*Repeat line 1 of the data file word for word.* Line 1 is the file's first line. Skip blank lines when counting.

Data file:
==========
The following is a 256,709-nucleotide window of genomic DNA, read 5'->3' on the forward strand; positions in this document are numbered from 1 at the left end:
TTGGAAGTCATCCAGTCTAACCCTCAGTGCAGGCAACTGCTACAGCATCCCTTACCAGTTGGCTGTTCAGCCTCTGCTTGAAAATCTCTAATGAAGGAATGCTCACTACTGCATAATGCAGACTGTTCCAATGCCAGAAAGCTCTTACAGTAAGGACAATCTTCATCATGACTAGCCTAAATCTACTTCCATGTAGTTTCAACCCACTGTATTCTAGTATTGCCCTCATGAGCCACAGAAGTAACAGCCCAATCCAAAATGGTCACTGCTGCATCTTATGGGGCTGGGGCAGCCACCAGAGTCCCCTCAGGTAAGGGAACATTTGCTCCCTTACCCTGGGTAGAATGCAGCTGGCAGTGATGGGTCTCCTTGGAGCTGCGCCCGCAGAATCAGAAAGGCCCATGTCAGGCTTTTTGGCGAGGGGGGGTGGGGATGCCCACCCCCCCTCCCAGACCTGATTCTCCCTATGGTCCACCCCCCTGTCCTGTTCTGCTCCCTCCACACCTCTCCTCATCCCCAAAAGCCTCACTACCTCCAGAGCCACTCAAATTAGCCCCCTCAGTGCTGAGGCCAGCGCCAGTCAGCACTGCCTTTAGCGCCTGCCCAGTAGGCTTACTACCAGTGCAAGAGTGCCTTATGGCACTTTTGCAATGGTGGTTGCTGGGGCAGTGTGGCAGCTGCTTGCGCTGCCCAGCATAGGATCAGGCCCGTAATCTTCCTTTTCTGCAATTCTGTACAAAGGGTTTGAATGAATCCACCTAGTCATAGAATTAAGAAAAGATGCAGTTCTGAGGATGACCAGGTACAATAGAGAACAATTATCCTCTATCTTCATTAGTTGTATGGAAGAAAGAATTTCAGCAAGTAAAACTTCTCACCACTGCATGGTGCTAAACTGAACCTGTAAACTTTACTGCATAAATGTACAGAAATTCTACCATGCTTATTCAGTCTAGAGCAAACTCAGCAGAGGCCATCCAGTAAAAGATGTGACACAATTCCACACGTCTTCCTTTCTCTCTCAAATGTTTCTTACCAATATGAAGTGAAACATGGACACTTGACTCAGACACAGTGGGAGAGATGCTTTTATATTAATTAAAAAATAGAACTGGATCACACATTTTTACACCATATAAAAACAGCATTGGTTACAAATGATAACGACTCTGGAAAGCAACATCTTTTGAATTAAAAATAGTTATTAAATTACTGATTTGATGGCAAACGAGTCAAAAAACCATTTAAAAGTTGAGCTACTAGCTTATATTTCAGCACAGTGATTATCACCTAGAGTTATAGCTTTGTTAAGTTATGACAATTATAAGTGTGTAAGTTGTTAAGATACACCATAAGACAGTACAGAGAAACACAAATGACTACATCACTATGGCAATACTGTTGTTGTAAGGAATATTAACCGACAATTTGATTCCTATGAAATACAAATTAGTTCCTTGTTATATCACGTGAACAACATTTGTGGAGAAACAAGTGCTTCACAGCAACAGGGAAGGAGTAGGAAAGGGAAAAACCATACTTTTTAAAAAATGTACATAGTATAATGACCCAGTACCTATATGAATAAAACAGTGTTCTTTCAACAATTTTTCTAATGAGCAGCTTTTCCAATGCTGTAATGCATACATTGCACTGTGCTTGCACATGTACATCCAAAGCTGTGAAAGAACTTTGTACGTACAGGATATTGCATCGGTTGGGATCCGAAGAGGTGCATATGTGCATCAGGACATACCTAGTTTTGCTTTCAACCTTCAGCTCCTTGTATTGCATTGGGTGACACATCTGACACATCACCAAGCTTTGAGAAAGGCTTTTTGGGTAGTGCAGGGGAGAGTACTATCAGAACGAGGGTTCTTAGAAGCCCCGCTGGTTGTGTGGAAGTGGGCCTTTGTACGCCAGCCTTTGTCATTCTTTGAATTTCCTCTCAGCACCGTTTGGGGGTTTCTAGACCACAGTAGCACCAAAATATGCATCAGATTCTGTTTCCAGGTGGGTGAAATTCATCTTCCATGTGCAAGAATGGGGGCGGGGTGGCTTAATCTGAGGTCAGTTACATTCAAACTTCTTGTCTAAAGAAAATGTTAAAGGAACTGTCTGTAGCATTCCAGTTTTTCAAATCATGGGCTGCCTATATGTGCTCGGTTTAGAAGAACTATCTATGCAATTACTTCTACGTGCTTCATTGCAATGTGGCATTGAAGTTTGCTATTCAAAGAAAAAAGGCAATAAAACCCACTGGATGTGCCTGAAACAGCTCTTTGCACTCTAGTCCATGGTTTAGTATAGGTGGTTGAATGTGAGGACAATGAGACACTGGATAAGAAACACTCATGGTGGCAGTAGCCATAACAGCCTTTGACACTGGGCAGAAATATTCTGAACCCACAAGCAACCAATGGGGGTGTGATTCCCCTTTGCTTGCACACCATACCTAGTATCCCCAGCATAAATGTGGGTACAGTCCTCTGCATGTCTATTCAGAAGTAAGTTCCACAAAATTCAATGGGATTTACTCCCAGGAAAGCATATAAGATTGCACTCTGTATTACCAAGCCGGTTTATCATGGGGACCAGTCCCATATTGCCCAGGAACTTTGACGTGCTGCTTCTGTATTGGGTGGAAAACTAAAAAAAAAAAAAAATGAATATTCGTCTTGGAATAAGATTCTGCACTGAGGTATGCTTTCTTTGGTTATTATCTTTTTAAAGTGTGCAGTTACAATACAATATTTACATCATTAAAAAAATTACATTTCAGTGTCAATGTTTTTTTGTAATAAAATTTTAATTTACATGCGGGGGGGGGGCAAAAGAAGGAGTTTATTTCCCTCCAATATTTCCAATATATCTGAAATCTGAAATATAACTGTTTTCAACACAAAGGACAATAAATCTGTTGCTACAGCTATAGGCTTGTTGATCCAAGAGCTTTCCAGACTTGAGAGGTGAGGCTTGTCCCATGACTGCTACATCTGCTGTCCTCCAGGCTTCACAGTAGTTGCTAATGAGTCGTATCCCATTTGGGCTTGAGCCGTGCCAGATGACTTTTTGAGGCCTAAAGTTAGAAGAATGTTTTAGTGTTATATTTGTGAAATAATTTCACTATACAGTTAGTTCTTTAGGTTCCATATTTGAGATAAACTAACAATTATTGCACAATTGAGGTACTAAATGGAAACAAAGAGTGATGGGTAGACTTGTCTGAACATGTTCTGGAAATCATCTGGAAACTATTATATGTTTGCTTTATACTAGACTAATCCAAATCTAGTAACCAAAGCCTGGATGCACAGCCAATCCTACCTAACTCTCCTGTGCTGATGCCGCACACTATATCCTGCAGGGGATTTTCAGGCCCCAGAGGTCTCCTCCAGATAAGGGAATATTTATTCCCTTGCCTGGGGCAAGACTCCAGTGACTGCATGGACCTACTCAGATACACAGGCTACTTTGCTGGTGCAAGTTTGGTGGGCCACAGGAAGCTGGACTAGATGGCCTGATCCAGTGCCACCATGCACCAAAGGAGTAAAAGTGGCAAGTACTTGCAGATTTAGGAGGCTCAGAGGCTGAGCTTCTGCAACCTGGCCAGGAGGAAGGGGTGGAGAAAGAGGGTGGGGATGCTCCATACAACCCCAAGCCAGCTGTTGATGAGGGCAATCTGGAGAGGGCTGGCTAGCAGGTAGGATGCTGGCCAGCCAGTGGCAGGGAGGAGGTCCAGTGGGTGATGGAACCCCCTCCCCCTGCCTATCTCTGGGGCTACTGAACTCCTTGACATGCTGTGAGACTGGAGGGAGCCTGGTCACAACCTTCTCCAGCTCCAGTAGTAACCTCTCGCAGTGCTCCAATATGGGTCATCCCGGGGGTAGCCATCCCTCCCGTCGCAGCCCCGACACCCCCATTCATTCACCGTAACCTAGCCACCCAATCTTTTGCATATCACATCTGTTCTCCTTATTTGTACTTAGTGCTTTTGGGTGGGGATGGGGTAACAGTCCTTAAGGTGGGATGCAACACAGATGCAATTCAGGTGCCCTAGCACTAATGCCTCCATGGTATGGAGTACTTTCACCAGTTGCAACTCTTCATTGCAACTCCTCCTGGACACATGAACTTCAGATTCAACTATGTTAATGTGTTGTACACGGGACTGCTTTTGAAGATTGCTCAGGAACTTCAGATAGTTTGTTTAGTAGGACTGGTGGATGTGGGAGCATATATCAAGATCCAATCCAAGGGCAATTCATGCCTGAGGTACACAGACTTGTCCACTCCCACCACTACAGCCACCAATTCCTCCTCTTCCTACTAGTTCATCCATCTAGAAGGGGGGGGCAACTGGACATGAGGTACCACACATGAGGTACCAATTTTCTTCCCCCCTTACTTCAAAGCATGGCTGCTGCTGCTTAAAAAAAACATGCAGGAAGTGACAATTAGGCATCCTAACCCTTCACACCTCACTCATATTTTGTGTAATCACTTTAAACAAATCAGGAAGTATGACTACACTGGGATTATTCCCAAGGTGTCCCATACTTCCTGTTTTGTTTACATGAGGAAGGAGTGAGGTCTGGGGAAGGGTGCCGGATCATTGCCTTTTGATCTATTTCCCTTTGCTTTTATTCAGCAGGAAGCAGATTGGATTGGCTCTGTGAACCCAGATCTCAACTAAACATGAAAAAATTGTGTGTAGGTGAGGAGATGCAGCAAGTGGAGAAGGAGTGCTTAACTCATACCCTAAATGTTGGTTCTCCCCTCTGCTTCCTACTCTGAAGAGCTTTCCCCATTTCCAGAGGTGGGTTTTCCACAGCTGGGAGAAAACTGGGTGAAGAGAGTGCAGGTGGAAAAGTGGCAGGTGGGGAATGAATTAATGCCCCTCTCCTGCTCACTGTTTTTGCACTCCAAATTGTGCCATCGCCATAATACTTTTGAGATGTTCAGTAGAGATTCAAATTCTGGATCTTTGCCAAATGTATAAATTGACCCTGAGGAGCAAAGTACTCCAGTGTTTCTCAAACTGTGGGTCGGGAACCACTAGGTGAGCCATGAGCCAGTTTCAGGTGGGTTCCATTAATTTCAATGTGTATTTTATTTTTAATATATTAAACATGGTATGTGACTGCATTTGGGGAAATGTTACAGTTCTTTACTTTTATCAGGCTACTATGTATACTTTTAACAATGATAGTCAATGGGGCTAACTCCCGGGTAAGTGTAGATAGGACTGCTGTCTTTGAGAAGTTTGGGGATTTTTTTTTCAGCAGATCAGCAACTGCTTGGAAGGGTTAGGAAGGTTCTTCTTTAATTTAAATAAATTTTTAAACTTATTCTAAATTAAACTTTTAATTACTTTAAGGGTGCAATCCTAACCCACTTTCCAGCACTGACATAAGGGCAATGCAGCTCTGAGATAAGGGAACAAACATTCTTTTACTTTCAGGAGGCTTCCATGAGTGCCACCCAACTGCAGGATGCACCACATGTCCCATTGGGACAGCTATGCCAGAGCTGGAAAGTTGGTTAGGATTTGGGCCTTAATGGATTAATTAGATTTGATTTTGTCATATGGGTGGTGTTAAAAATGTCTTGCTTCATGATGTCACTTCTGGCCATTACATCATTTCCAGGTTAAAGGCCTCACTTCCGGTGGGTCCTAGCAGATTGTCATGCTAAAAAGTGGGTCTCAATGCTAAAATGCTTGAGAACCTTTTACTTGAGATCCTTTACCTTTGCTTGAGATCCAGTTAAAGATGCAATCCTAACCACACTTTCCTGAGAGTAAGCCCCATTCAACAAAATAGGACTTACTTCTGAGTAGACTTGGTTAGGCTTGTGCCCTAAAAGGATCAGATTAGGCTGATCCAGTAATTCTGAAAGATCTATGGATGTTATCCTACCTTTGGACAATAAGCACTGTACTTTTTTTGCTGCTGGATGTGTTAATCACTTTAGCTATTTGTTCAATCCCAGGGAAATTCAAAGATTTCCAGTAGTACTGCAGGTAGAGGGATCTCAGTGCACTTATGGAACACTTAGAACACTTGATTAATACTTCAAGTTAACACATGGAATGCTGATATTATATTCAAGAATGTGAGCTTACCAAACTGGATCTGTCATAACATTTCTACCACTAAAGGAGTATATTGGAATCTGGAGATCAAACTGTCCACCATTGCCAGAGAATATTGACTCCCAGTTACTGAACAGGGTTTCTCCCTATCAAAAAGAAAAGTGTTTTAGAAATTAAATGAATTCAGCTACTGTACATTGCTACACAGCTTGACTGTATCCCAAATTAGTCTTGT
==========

The following is a 256,709-nucleotide window of genomic DNA, read 5'->3' on the forward strand; positions in this document are numbered from 1 at the left end: